Investment Commentary – February 18, 2015
Dow – 18,047.58 (2/17/15 close) (1.26% YTD)
S&P 500 – 2,100.34 (2/17/15 close) (1.99% YTD)
NASDAQ – 4,899.27 (2/17/15 close) (3.44% YTD)
10-year Treasury – 2.14% (2/17/15 close) (-1.38% YTD)
- Stocks continued to advance last week and are now ahead of bonds for the year. On a global basis, equities are being helped by signs of economic stabilization in Europe and Japan. For now, investors are looking past some still noticeable soft spots and potential headwinds.
- The January jobs report rose by 257,000 and the unemployment rate rose to 5.7%.
- A slow upward trend in corporate earnings (despite special factors depressing 4th quarter numbers), coupled with low average inflation and interest rates, still make stocks look attractive.
- Analysts see opportunities in technology and energy. Last week, Cisco posted strong earnings and a 7% jump in revenue, and Apple became the 1st company to reach a milestone $700 billion market capitalization last week, the U.S. technology sector was up over 4%. The recent strength in technology has helped push the Nasdaq Composite Index to its highest level since early 2000. The Nasdaq Composite is a stock market index comprised of more than 3,000 companies. Technology and Healthcare stocks make up the majority of the index.
- Another sector worth considering is energy, specifically the large integrated oil companies, which analysts believe will be the beneficiary of the marginally improved global economic outlook. The catalysts: a further drop in the U.S. oil rig count, which indicates supplies may tighten and push prices higher, as well as GDP acceleration in Europe. Analysts believe this signals some stabilization in the global economy and, by extension, demand for oil. With the recent surge in oil prices benefiting large, global companies, the S&P Global Energy Index is up roughly 13% from its recent lows and is now positive year-to-date. They continue to see value.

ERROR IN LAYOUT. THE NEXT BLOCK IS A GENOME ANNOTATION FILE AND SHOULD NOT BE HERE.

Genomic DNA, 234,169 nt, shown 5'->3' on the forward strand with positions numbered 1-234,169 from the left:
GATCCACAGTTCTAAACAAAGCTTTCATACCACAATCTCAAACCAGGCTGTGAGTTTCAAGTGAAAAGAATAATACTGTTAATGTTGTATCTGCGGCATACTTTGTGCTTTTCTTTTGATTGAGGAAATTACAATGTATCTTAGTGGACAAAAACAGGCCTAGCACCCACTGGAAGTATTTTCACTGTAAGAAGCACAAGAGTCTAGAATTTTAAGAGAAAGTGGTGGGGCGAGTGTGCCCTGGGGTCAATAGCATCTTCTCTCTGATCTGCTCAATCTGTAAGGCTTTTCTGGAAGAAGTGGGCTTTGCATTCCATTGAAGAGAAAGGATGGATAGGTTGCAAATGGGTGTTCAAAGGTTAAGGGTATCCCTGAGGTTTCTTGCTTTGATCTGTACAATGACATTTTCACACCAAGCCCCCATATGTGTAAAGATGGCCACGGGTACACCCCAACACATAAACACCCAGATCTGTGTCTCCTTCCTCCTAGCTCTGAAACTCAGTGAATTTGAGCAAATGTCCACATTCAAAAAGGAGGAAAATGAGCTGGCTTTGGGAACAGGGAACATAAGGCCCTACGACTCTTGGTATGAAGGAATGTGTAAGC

- Analysts view fixed-income markets in the U.S. as attractive compared to European and Japanese bonds. Yields on Treasury bonds, for example are near historical lows, but even so, they are paying much more than comparable bonds in Europe and Japan.
- Although the U.S. fixed-income market remains somewhat concerned about a rate hike by the Fed later in 2015, for the high-yield market that may be less risk according to analysts. Over the past 20 years, when the Fed raised interest rates, spreads on high-yield bonds have tightened. While this is no guarantee against a loss, it does indicate that in addition to providing higher income, U.S. high-yield bonds have enjoyed price performance during periods of Fed tightening.
The views presented are not intended to be relied on as a forecast, research or investment advice and are the opinions of the sources cited and are subject to change based on subsequent developments. They are not a recommendation, offer or solicitation to buy or sell any securities or to adopt any investment strategy.